By Ortberg, John
The Christian Century , Vol. 124, No. 18
All will be well, And all will be well, And all manner of things will be well. --Julian of Norwich
WE READ, C. S. Lewis says in Shadowlands, to know that we are not alone. We read because we want to know if there is a reason to believe. Sometimes when we read, someone names a truth that resonates so deeply inside us that we find ourselves laughing or crying because we never knew there was a name for what we had hoped.
One of those passages, for me, comes at the end of G. K. Chesterton's book Orthodoxy. It is a picture of God and the destiny of his creation that is so good we can hardly hope it will be true. It produces maybe a sliver of what happened to the disciples after the resurrection, when, we're told, "they still did not believe it because of joy and amazement" (Luke 24:41).
I believe because the hunger for joy will not go away. The hunger does not prove that joy (or God) exists. But it is suggestive. It would be an odd world if creatures had thirst but there was no such thing as water, or appetite but there was no such thing as food, or a craving to mate but there was no such thing as sex.
I believe because if what Jesus taught is true, then joy is at the core of the universe. If Jesus was wrong, if unbelief is right, then joy and the hunger for it are an accident. Then the earth is a ball of dirt and water floating for a few seconds in a cosmic chamber destined to perish when the Big Bang collapses in on itself. "What is it all but a trouble of ants in the gleam of a million million suns?" asked Tennyson.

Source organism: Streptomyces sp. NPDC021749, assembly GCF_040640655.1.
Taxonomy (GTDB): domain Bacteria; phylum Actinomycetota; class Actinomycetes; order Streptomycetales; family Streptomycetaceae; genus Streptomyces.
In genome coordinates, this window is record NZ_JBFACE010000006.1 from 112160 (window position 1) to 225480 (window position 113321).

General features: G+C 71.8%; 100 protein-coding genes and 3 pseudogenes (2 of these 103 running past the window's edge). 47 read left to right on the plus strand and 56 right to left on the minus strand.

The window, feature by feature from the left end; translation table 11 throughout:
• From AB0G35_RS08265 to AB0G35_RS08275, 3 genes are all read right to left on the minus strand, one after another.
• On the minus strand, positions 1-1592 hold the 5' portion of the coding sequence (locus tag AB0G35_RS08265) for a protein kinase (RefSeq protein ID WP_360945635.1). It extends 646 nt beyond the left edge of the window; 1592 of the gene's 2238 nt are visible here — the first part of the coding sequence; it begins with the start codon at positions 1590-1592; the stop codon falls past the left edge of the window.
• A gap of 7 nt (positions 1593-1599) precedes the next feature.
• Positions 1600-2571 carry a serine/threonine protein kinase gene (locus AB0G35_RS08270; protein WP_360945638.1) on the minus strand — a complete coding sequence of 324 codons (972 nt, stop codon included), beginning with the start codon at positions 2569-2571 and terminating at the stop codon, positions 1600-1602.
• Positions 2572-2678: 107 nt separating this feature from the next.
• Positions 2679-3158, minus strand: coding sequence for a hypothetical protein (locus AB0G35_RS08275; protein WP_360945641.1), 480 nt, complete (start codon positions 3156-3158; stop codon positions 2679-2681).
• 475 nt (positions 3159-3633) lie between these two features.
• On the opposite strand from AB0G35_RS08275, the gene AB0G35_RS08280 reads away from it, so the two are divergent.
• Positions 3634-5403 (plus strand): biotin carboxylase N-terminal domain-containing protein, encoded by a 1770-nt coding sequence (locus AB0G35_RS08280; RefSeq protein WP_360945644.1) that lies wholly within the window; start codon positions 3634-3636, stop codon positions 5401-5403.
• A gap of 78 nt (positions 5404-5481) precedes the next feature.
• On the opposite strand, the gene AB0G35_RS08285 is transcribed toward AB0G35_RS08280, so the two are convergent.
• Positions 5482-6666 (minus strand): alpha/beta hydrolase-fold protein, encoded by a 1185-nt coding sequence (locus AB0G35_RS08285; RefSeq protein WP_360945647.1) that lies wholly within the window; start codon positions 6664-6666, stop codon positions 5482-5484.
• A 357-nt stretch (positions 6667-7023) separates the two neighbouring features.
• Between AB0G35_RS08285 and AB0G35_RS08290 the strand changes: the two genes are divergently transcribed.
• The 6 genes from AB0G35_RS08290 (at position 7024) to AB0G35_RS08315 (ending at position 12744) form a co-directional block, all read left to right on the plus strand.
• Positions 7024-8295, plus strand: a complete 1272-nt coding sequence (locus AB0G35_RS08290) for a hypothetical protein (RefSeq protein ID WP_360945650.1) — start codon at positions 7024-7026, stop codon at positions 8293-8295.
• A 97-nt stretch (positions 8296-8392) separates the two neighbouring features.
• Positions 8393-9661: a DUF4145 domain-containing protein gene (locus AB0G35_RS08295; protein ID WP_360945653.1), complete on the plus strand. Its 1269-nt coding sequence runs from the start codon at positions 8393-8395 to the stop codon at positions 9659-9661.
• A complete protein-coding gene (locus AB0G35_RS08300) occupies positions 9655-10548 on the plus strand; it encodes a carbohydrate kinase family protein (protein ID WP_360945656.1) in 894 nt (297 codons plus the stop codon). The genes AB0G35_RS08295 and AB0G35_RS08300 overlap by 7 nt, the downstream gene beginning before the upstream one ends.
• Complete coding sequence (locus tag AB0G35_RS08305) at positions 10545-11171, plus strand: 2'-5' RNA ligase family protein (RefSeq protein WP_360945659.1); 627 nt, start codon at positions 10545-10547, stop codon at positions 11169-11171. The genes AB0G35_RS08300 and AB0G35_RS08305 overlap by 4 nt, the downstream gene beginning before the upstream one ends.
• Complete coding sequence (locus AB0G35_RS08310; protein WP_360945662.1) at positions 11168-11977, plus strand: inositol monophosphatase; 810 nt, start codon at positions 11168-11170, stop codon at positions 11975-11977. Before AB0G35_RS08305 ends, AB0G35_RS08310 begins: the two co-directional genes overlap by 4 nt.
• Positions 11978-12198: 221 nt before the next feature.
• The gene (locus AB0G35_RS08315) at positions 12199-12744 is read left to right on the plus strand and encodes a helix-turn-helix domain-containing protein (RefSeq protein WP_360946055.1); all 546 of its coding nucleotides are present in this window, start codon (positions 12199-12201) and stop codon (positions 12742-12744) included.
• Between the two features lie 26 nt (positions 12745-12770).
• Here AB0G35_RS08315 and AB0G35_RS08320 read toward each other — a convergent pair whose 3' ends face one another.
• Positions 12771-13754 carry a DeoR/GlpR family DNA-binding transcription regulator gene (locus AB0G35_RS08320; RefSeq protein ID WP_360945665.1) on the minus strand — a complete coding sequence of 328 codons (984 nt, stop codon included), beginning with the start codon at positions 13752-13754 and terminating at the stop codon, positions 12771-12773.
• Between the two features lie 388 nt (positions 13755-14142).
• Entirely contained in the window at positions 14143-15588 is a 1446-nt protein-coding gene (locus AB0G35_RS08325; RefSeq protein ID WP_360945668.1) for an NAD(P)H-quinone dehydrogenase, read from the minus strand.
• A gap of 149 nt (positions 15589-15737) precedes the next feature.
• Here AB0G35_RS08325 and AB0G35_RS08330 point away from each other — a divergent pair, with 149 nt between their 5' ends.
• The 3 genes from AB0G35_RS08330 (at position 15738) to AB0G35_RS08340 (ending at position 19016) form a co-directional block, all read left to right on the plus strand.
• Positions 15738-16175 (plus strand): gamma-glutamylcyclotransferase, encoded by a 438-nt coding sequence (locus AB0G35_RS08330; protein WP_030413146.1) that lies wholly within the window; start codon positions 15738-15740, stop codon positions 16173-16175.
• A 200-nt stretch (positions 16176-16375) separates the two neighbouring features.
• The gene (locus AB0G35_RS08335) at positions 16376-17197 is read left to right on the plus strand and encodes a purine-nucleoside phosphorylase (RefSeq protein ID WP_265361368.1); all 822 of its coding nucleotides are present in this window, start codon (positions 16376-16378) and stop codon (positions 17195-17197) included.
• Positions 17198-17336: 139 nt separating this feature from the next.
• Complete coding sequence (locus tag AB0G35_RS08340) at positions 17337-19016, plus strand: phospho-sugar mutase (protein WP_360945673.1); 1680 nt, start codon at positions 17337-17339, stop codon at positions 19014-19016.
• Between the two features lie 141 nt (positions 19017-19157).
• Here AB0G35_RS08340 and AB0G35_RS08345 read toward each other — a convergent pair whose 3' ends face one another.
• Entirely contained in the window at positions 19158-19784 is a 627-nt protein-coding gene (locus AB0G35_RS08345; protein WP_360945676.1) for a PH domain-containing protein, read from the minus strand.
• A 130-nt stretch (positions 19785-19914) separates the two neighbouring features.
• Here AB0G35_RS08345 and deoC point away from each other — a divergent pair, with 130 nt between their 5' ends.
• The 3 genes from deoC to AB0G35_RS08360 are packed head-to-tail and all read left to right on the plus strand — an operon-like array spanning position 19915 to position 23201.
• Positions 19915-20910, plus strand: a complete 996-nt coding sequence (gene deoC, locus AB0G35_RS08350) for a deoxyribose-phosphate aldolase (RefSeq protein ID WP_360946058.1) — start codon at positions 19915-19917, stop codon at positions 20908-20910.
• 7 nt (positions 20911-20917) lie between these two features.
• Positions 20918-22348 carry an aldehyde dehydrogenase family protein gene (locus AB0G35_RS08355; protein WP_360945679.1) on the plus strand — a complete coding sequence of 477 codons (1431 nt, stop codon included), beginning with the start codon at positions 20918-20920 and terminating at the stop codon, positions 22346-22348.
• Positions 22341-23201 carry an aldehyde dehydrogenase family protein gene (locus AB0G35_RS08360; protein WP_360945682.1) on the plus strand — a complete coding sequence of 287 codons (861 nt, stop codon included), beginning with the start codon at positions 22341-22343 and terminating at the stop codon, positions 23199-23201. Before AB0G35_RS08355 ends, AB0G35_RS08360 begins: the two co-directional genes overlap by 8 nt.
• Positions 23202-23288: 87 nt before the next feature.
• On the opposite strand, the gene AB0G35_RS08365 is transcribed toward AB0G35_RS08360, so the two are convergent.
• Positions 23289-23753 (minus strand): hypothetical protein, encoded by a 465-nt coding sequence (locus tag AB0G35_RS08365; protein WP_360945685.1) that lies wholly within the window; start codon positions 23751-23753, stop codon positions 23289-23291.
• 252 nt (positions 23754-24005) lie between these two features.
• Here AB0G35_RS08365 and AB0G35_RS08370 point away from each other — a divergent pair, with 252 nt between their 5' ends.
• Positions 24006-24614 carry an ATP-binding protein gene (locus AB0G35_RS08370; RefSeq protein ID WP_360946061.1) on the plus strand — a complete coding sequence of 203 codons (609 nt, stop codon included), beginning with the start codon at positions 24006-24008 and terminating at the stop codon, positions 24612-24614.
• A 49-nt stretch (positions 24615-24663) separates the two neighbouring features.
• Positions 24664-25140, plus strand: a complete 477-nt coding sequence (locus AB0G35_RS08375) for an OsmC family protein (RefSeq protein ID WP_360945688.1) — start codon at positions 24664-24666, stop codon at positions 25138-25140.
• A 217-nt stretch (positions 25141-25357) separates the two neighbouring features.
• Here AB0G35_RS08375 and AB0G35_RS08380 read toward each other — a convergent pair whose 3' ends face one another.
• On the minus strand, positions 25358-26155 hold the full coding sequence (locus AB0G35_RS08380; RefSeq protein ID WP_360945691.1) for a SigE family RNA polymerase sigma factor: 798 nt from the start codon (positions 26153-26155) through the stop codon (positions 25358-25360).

If Jesus is right, joy was at the beginning, was challenged in the middle and will be restored at the end. If he was wrong, joy is a momentary illusion that was absent in the beginning and will soon be forever stilled.
I believe Jesus was right. I believe joy is as real as Cleveland.
Orthodoxy closes with a picture of Jesus and the hope of joy that still slays me when I read it--especially the last line, and the last word. But it requires a little context, so I'll try to set it up.
Imagine you had a five-year-old child whom you loved very much. Let us say this child had been sick; you were afraid you might lose her. Then the doctors told you she could have an operation. It is in fact a very simple one--like having her tonsils out. It would be without risk. She will live, they say. She'll be fine. Your joy knows no limits.
But your five-year-old child is scared to death. She is dreading the operation. She is frightened by the surgeon. She does not know that all will be well. You try to reassure her, but she doesn't understand. So you don't let her see the lightness of your heart. You can't joke around. …